There is a huge misconception that business owners are raking in money and screwing their employees and customers by not “sharing the wealth” or “raising prices”.  As a business owner that works with a ton of other business owners I can tell you that nothing is further from the truth.  In fact, while employees are getting paid, or customers are getting their product or service it is often the business owner that is barely scraping by after paying out payroll and expenses.

Because business owners are the last one’s to get paid many fail to setup one proper procedure that limits their personal liability should the business ultimately fail, and creditors start circling.  This past month we discussed the piercing of the corporate veil.  Unfortunately, many business owners inadvertently do this by comingling business and personal funds.  What follows are actual cases we have worked where the piercing of the corporate veil is what led to the problems the business owner was having.


A small business owner split from his partner and closed his business.  One owner went to work for another company, the other owner started a similar business on his own.  This split left five of their employees without work, which caused them to file for unemployment.  When the Department of Labor went to open the case, they were unable to find an unemployment insurance account for the company.  In fact, upon further review the business had not been paying any sort of payroll, sales or business taxes.

This failure allowed for the Department of Labor, along with the State Tax Commission to issue garnishments for the past taxes and insurance payments to the business owners, even though the business was closed.  The entities reached into the personal accounts of the business owners for an amount that the entities determined was owed.

We were engaged by one of the business owners to review the tax and payroll records to see if the entities pulled too much, or not enough.  One of the obstacles we ran into was that the other partner was not cooperative in providing information.  Based on the information we had, using a fifty percent split between the partners we found that the taxing entities may have pulled more funds than what was actually due.  It took nearly a year to negotiate a refund with the entities.

The failure to pay taxes cost this business owner not only the cost of the taxes, but penalties from the entities.  It also took considerable time to respond to notices in addition to bank fees for garnishments.  The stress from this issue weighed heavily on the business owner and affected the operation of his new business along with family/home life issues.  It also cost the business owner a considerable sum to pay our firm to work with the entities for several hours each month to get his refund.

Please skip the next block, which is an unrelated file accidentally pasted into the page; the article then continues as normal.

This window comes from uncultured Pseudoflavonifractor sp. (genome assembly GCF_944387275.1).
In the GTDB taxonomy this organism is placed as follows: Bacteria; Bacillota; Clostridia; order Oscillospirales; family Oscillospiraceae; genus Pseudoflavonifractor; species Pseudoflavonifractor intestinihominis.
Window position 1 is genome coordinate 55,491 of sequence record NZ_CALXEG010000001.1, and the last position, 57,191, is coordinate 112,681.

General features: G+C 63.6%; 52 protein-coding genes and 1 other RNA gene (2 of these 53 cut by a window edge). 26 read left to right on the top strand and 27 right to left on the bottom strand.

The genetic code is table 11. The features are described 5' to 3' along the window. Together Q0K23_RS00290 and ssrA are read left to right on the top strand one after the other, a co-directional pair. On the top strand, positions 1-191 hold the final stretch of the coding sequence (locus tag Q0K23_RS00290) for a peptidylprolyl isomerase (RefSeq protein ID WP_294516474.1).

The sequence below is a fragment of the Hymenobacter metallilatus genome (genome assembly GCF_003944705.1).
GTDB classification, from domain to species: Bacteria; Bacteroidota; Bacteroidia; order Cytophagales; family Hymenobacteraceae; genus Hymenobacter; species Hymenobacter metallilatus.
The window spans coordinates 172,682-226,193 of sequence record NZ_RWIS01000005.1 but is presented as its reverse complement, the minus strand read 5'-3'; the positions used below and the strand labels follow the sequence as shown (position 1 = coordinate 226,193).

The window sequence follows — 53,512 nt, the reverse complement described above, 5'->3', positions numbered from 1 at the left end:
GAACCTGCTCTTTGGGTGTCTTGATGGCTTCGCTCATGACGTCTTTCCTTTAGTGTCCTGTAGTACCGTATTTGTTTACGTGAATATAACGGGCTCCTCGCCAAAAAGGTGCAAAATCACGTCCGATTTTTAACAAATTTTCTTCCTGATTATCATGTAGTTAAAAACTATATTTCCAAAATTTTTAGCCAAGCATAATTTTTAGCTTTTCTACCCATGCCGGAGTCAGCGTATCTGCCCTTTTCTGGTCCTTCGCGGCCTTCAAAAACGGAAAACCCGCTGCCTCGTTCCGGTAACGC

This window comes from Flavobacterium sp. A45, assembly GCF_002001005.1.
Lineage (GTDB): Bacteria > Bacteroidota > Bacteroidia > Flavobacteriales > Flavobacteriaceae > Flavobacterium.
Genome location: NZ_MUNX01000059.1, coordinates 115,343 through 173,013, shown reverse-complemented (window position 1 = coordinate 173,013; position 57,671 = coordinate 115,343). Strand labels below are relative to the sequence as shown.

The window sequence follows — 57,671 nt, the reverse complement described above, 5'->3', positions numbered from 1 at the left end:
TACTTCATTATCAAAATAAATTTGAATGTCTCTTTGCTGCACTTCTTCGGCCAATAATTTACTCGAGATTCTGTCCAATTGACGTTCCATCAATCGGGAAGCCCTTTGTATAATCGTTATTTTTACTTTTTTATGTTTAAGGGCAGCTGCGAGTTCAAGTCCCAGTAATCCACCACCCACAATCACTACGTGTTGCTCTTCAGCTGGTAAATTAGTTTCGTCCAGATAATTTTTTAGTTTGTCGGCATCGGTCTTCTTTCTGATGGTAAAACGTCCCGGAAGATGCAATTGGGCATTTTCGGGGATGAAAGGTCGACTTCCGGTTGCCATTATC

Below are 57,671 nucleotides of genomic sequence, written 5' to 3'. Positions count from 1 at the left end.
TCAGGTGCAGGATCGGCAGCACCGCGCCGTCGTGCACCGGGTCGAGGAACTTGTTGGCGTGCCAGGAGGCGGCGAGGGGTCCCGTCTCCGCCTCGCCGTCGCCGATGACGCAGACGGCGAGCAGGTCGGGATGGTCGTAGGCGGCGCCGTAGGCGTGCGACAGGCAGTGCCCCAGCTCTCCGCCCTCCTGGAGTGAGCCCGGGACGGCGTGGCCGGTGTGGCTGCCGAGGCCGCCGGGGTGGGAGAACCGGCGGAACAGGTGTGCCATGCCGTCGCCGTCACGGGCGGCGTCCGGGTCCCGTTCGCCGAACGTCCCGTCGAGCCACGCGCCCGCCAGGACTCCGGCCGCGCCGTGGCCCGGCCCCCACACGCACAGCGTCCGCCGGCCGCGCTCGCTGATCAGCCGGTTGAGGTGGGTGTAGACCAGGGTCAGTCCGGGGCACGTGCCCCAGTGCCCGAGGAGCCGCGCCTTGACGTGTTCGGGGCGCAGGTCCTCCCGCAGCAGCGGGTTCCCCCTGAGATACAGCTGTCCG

Personal versus Business Banking Accounts

I hear from business owners all the time wanting to write-off expenses that they believe should be business related but are actually for personal use.  This particular client had been warned repeatedly about using her business bank account for personal use.

Because this business is actually owned by an individual from outside of the United States yet operates within the Country it is setup as a “C” Corporation.  However, the business owner operates the business and bank account more like a Single Member Limited Liability Corporation by taking draws against the business instead of taking payroll.

Each month when we reconciled this account there were numerous charges for personal items.  These charges include everything from fast food, clothing, automotive repair, groceries, fuel, etc.  This is in addition to utility charges, professional fees, advertising, etc. that is related to the owner’s business.

Awhile back this business owner ran into legal trouble and left the Country.  This caused the business owner to change the way the bank account operated with collecting receivables and issuing payables.  Although told what she was attempting to do was illegal, the owner attempted to launder money through the US account to a foreign bank account.  Fortunately, investigators were able to catch this quickly and shut it down.

While the business is still in operation it is not known how funds are making it back to the business owner at this time.  The owner continues to reside outside of the United States and investigators are continuing to pull garnishments out of the businesses US bank account.

In our White Paper and Video Series we provided tips to keep businesses from piercing their corporate veil.  The easiest way to do this is to not comingle personal and business expenses.  It is also important to work with your legal and accounting professionals to ensure your business entity is setup correctly and operating appropriately.